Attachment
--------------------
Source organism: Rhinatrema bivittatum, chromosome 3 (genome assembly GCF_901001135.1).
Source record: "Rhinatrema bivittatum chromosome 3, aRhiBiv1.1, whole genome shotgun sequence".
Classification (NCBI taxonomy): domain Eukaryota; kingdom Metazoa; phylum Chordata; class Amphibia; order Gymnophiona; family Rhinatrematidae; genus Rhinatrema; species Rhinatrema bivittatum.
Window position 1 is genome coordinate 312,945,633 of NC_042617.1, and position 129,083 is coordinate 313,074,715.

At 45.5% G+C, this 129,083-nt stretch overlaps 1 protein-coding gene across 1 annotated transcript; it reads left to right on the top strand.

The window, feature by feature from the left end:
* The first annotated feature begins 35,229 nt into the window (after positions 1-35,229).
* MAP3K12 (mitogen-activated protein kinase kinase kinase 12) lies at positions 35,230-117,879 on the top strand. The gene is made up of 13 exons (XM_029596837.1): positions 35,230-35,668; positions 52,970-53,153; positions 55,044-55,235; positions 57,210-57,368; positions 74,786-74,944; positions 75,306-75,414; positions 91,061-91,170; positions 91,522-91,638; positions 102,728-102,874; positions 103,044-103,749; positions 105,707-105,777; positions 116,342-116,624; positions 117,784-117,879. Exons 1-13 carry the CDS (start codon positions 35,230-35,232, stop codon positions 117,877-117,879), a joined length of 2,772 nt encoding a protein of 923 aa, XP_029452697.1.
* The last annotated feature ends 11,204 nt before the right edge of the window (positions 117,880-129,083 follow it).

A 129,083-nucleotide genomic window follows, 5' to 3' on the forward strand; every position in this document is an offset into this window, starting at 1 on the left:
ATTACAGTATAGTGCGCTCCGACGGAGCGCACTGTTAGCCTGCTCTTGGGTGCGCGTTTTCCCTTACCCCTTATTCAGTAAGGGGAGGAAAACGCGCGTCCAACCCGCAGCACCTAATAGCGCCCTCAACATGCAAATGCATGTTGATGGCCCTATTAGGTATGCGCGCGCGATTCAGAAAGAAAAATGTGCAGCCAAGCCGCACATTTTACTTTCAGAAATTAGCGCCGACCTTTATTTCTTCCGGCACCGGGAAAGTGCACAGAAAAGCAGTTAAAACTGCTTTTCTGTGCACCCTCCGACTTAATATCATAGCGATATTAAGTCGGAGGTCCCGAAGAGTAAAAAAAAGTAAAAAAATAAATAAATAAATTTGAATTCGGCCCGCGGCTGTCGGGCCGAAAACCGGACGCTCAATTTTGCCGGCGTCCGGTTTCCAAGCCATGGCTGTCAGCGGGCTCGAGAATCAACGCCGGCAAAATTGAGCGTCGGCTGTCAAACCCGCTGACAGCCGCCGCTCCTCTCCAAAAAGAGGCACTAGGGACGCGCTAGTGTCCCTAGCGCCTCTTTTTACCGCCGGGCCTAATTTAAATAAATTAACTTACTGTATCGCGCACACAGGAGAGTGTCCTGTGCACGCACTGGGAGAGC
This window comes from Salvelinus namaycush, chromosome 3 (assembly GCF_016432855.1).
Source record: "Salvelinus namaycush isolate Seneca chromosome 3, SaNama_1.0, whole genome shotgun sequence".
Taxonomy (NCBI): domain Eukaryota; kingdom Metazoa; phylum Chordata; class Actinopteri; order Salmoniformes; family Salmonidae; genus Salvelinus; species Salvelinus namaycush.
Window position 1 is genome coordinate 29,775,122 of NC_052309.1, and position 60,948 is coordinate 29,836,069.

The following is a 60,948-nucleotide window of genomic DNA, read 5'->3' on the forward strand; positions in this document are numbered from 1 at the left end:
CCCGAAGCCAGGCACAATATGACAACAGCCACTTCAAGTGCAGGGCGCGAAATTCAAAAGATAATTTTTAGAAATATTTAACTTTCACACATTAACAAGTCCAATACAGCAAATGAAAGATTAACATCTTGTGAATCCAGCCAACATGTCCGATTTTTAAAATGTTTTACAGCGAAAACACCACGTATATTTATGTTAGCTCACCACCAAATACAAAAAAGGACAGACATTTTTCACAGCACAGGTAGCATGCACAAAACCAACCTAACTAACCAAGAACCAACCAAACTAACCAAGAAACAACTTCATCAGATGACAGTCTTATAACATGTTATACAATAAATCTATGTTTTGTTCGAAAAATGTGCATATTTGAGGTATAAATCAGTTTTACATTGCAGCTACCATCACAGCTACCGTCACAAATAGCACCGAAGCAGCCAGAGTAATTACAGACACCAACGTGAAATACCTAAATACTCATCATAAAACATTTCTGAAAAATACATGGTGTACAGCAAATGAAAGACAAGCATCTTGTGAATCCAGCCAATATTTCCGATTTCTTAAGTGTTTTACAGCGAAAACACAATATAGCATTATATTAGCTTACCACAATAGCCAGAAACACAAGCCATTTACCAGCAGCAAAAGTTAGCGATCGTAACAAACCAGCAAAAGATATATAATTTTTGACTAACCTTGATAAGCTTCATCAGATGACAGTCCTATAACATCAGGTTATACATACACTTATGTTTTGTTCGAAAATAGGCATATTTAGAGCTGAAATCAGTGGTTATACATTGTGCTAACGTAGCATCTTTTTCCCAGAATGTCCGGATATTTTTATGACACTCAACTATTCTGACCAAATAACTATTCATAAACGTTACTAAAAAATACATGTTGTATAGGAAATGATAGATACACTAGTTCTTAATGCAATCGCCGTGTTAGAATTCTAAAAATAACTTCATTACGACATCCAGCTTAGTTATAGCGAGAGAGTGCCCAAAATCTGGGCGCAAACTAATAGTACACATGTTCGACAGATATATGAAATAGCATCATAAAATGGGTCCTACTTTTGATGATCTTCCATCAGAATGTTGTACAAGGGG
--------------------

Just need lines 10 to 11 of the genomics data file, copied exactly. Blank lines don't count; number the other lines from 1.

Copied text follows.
A 129,083-nucleotide genomic window follows, 5' to 3' on the forward strand; every position in this document is an offset into this window, starting at 1 on the left:
ATTACAGTATAGTGCGCTCCGACGGAGCGCACTGTTAGCCTGCTCTTGGGTGCGCGTTTTCCCTTACCCCTTATTCAGTAAGGGGAGGAAAACGCGCGTCCAACCCGCAGCACCTAATAGCGCCCTCAACATGCAAATGCATGTTGATGGCCCTATTAGGTATGCGCGCGCGATTCAGAAAGAAAAATGTGCAGCCAAGCCGCACATTTTACTTTCAGAAATTAGCGCCGACCTTTATTTCTTCCGGCACCGGGAAAGTGCACAGAAAAGCAGTTAAAACTGCTTTTCTGTGCACCCTCCGACTTAATATCATAGCGATATTAAGTCGGAGGTCCCGAAGAGTAAAAAAAAGTAAAAAAATAAATAAATAAATTTGAATTCGGCCCGCGGCTGTCGGGCCGAAAACCGGACGCTCAATTTTGCCGGCGTCCGGTTTCCAAGCCATGGCTGTCAGCGGGCTCGAGAATCAACGCCGGCAAAATTGAGCGTCGGCTGTCAAACCCGCTGACAGCCGCCGCTCCTCTCCAAAAAGAGGCACTAGGGACGCGCTAGTGTCCCTAGCGCCTCTTTTTACCGCCGGGCCTAATTTAAATAAATTAACTTACTGTATCGCGCACACAGGAGAGTGTCCTGTGCACGCACTGGGAGAGC